void setup() {
  Serial.begin(9600);
  dht.begin();

  // SSD1306_SWITCHCAPVCC = generate display voltage from 3.3V internally
  if(!display.begin(SSD1306_SWITCHCAPVCC, 0x3C)) { // Address 0x3D for 128x64
    Serial.println(F("SSD1306 allocation failed"));
    for(;;); // Don't proceed, loop forever
  }

  testdrawbitmap();    // Draw the required image 
  delay(1000);
}

void loop() {
  float h = dht.readHumidity();                    // read humidity
  float t = dht.readTemperature();                 // read temperature
  float hic = dht.computeHeatIndex(t, h, false);   // compute head index for temp in °C

  // Printing the results on the serial monitor
  Serial.print("Temperature = ");
  Serial.print(t);
  Serial.print(" *C ");
  Serial.print("    Humidity = ");
  Serial.print(h);
  Serial.println(" % ");

  display.clearDisplay();
  display.setTextSize(1);             // Draw 2X-scale text
  display.setTextColor(WHITE);
  display.setFont(&FreeSansBold9pt7b);
  display.setCursor(0,13);
  display.print(F("Temp: "));
  display.setFont(&FreeSans9pt7b);
  display.drawCircle(105, 2, 2, WHITE);
  display.print(t);
  display.println(F(" C"));
  display.setFont(&FreeSansBold9pt7b);
  display.print(F("Humid: "));
  display.setFont(&FreeSans9pt7b);
  display.print(h);
  display.println(F("%"));
  display.setFont(&FreeSansBold9pt7b);
  display.print(F("Feels: "));
  display.setFont(&FreeSans9pt7b);
  display.print(hic);
  display.println(F(" C"));
  display.drawCircle(103, 45, 2, WHITE);
  display.display();
  
  delay(2000); // Delays 2 secods, as the DHT22 sampling rate is 0.5Hz
}

void testdrawbitmap(void) {
  display.clearDisplay();

  display.drawBitmap(
    (display.width()  - LOGO_WIDTH ) / 2,
    (display.height() - LOGO_HEIGHT) / 2,
    logo_bmp, LOGO_WIDTH, LOGO_HEIGHT, 1);
  display.display();
  delay(1000);
}<br>

Step 11: And Here We Go!

And Here We Go!
And Here We Go!

And here we have our fully functional pocket weather station. It has an OLED display for you to enjoy the weather in a great manner. It also features a rechargeable battery with a USB charging port and honestly, the battery lasts quite a long time so you would barely want to charge it. Also, it has an Arduino Nano port for uploading or tweaking the code in the future.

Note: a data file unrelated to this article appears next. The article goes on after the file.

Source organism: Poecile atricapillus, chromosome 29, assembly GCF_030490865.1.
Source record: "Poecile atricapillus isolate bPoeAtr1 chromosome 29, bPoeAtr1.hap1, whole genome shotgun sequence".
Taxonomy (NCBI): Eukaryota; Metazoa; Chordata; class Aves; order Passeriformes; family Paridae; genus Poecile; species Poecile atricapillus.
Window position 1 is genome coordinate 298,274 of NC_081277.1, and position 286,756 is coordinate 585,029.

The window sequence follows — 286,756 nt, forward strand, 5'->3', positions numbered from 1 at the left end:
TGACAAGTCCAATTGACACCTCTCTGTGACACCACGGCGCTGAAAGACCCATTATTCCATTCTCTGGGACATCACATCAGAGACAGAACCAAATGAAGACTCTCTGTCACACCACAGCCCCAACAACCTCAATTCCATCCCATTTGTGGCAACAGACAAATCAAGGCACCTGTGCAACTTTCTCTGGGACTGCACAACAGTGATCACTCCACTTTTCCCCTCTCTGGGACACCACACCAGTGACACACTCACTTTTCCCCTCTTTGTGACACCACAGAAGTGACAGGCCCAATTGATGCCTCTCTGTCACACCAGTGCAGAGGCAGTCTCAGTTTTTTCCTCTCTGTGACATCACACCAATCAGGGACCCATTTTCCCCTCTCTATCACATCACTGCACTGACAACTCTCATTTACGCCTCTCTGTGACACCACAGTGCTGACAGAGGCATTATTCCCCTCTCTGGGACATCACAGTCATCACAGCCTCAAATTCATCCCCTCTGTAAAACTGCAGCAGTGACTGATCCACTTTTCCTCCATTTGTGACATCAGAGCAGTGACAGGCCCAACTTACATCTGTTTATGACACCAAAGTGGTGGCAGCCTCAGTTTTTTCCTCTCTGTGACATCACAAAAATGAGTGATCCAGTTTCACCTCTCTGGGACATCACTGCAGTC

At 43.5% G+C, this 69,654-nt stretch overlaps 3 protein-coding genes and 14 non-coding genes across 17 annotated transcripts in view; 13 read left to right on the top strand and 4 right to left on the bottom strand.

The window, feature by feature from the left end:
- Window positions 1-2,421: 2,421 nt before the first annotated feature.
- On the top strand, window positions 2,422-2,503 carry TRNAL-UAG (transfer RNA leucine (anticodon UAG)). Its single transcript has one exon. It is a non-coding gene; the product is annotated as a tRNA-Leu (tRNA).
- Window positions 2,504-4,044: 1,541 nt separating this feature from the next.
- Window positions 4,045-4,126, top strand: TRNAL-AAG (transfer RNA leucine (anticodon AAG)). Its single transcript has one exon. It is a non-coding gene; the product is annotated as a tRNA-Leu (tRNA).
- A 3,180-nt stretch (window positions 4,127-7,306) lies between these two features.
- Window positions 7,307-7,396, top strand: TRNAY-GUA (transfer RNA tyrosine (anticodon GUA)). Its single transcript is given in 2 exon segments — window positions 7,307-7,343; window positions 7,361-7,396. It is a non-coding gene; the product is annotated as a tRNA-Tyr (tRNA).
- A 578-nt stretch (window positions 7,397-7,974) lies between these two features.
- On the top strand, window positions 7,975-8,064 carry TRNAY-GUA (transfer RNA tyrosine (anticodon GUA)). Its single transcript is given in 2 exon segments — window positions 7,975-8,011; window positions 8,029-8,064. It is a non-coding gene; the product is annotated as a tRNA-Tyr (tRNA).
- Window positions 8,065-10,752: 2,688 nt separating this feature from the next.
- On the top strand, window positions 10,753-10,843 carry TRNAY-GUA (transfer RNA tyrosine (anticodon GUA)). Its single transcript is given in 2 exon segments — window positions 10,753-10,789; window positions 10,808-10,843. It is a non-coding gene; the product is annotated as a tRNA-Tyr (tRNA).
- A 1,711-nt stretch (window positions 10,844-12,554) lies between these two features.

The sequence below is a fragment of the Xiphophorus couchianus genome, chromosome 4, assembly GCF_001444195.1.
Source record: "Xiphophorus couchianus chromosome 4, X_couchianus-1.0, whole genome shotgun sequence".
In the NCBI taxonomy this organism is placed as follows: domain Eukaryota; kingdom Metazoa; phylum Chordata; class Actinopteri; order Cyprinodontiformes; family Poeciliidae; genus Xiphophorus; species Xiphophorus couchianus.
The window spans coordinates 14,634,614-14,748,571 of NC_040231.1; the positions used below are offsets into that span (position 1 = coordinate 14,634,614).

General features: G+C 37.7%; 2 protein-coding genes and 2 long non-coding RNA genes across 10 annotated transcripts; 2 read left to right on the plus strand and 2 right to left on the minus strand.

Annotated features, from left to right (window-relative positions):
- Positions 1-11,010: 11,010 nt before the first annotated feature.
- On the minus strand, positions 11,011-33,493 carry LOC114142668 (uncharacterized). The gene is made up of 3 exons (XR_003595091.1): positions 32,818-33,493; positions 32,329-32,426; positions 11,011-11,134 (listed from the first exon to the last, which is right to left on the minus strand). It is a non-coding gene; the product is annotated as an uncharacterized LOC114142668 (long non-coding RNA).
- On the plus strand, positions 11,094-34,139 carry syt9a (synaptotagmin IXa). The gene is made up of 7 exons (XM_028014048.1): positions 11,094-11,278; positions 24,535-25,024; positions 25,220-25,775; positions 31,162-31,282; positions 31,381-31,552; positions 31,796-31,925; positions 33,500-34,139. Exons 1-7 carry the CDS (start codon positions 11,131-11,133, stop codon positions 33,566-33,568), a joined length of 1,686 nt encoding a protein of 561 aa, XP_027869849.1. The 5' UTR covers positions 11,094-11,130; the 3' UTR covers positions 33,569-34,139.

The switch present on the outside is also very convenient to use. Besides this, the compact design of the device helps it fit even in the smallest of pockets!

Now, you can proudly carry the device wherever you go and flaunt your creation (or maybe actually use it as a weather station) 😜

Step 12: Troubleshooting

Troubleshooting

If you are here, then I assume that you have built the project and it either worked which is great or it didn’t which is also great because you not only will know how you build something but also how you do not build it and this kind of learning is very useful.

12.1 It Did Not Work 😲:

  • 12.1.1 OLED Display Blank: You have either burnt out your OLED display or might be there is an error in your code (for example you might have forgotten to initialise the display). Recheck your code and try to check whether the display itself is working or not. If it is, then try tweaking the code.
  • 12.1.2 All Readings are “NA”: This will happen if your temperature sensor has an issue. It could be that you have done an error in connecting the temperature sensor to the Arduino board. Just recheck the connections. If the connections are right it is probably true that you have an issue with the sensor itself. Try replacing the sensor!
  • 12.1.3 Works with USB cable but not Battery: If this happens, then there is a problem with your battery or maybe the connections of the battery!

12.2 It Worked 🎉🎊:
Great job mate. You overcome all the obstacles and finally are here, touching victory yourself and that is amazing. There is also a section down here “I Made It”. Meet me there.

Thank You 🙂